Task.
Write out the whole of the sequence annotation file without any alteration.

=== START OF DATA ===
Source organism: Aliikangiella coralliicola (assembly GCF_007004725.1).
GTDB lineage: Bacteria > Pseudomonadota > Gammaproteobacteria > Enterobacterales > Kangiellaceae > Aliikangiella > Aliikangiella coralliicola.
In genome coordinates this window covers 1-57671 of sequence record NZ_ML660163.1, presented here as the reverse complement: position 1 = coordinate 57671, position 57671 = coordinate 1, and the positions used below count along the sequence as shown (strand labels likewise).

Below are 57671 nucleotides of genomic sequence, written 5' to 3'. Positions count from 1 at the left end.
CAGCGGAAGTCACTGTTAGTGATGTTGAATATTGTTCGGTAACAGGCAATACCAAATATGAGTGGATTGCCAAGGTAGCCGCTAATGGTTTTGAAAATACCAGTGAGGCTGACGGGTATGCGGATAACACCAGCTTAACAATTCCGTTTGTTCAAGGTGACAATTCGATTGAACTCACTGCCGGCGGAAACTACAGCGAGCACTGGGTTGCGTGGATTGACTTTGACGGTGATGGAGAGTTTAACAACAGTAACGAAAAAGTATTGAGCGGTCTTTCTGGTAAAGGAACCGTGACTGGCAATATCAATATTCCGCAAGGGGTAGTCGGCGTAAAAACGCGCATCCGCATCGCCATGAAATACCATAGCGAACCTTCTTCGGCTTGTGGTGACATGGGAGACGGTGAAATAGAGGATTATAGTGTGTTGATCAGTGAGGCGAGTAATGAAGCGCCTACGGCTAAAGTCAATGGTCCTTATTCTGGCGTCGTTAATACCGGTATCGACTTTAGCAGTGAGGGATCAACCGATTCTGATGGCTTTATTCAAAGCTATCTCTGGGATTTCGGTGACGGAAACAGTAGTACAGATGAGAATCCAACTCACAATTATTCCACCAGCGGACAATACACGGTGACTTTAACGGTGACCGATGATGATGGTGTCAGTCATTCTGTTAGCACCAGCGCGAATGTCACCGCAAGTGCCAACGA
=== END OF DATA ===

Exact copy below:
Source organism: Aliikangiella coralliicola (assembly GCF_007004725.1).
GTDB lineage: Bacteria > Pseudomonadota > Gammaproteobacteria > Enterobacterales > Kangiellaceae > Aliikangiella > Aliikangiella coralliicola.
In genome coordinates this window covers 1-57671 of sequence record NZ_ML660163.1, presented here as the reverse complement: position 1 = coordinate 57671, position 57671 = coordinate 1, and the positions used below count along the sequence as shown (strand labels likewise).

Below are 57671 nucleotides of genomic sequence, written 5' to 3'. Positions count from 1 at the left end.
CAGCGGAAGTCACTGTTAGTGATGTTGAATATTGTTCGGTAACAGGCAATACCAAATATGAGTGGATTGCCAAGGTAGCCGCTAATGGTTTTGAAAATACCAGTGAGGCTGACGGGTATGCGGATAACACCAGCTTAACAATTCCGTTTGTTCAAGGTGACAATTCGATTGAACTCACTGCCGGCGGAAACTACAGCGAGCACTGGGTTGCGTGGATTGACTTTGACGGTGATGGAGAGTTTAACAACAGTAACGAAAAAGTATTGAGCGGTCTTTCTGGTAAAGGAACCGTGACTGGCAATATCAATATTCCGCAAGGGGTAGTCGGCGTAAAAACGCGCATCCGCATCGCCATGAAATACCATAGCGAACCTTCTTCGGCTTGTGGTGACATGGGAGACGGTGAAATAGAGGATTATAGTGTGTTGATCAGTGAGGCGAGTAATGAAGCGCCTACGGCTAAAGTCAATGGTCCTTATTCTGGCGTCGTTAATACCGGTATCGACTTTAGCAGTGAGGGATCAACCGATTCTGATGGCTTTATTCAAAGCTATCTCTGGGATTTCGGTGACGGAAACAGTAGTACAGATGAGAATCCAACTCACAATTATTCCACCAGCGGACAATACACGGTGACTTTAACGGTGACCGATGATGATGGTGTCAGTCATTCTGTTAGCACCAGCGCGAATGTCACCGCAAGTGCCAACGA